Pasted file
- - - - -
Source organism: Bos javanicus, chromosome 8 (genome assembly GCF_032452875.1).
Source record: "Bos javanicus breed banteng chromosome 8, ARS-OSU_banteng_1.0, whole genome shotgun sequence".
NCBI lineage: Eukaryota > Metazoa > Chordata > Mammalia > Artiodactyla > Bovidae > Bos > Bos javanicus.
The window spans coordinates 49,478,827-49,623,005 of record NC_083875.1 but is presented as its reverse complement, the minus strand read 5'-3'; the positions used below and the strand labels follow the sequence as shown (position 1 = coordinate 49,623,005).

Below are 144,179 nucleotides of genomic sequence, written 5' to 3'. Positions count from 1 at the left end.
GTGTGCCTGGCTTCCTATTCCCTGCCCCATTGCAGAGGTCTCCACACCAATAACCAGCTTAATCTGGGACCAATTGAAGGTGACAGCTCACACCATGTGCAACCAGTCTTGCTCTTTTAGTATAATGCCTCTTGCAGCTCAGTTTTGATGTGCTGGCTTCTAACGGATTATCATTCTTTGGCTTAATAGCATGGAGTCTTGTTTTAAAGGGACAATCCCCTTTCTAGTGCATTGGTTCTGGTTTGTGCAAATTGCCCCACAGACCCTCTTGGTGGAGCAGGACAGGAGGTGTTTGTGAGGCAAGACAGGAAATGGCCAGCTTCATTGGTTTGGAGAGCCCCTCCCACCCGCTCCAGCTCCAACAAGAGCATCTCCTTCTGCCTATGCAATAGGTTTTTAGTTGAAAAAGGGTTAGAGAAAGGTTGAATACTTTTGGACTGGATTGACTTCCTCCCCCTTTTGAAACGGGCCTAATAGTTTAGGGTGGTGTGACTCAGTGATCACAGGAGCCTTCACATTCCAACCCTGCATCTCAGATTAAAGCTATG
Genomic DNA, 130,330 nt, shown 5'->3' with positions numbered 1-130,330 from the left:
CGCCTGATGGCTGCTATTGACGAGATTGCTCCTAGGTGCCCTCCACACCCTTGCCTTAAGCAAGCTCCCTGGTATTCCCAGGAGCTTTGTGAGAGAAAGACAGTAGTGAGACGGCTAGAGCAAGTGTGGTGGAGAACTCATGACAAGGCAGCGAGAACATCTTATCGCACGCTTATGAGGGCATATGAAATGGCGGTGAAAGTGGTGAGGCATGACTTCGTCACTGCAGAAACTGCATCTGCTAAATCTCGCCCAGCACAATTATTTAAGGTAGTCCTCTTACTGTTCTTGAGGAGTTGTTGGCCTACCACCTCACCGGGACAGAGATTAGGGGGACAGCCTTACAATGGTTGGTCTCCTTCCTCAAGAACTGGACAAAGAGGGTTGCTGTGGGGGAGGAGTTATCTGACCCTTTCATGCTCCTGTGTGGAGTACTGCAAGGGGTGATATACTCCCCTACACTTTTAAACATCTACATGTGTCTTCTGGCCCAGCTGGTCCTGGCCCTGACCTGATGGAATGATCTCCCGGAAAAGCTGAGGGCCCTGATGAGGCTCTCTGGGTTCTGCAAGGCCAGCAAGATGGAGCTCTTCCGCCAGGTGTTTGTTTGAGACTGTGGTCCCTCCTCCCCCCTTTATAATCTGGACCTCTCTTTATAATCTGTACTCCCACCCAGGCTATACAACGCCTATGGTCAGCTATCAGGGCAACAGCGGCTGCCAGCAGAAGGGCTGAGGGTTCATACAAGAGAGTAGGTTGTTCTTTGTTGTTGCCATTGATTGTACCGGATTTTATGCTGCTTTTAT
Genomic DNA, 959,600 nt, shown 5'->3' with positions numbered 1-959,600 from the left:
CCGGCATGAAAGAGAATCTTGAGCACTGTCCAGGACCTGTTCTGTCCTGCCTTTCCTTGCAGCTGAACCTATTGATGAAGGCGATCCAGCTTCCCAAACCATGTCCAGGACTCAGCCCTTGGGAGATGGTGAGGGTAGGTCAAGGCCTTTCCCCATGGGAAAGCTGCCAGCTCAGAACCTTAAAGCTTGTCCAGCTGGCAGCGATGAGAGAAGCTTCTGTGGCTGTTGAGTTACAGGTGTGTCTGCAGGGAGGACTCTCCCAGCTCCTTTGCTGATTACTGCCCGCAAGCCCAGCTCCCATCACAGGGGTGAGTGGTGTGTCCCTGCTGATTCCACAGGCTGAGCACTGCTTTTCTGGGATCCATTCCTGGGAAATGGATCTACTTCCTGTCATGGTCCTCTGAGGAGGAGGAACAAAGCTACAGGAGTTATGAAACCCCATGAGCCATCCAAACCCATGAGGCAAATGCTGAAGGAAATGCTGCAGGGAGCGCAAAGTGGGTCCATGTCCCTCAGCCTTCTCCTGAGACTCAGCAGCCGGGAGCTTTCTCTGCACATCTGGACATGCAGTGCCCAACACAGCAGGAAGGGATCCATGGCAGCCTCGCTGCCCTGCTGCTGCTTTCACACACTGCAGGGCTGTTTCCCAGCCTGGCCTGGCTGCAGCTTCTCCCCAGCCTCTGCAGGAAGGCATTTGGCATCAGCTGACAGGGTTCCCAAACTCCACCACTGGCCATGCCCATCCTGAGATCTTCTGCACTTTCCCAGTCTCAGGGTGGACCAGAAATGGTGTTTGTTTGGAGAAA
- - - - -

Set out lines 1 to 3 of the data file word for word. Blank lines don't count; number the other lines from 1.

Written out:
Source organism: Bos javanicus, chromosome 8 (genome assembly GCF_032452875.1).
Source record: "Bos javanicus breed banteng chromosome 8, ARS-OSU_banteng_1.0, whole genome shotgun sequence".
NCBI lineage: Eukaryota > Metazoa > Chordata > Mammalia > Artiodactyla > Bovidae > Bos > Bos javanicus.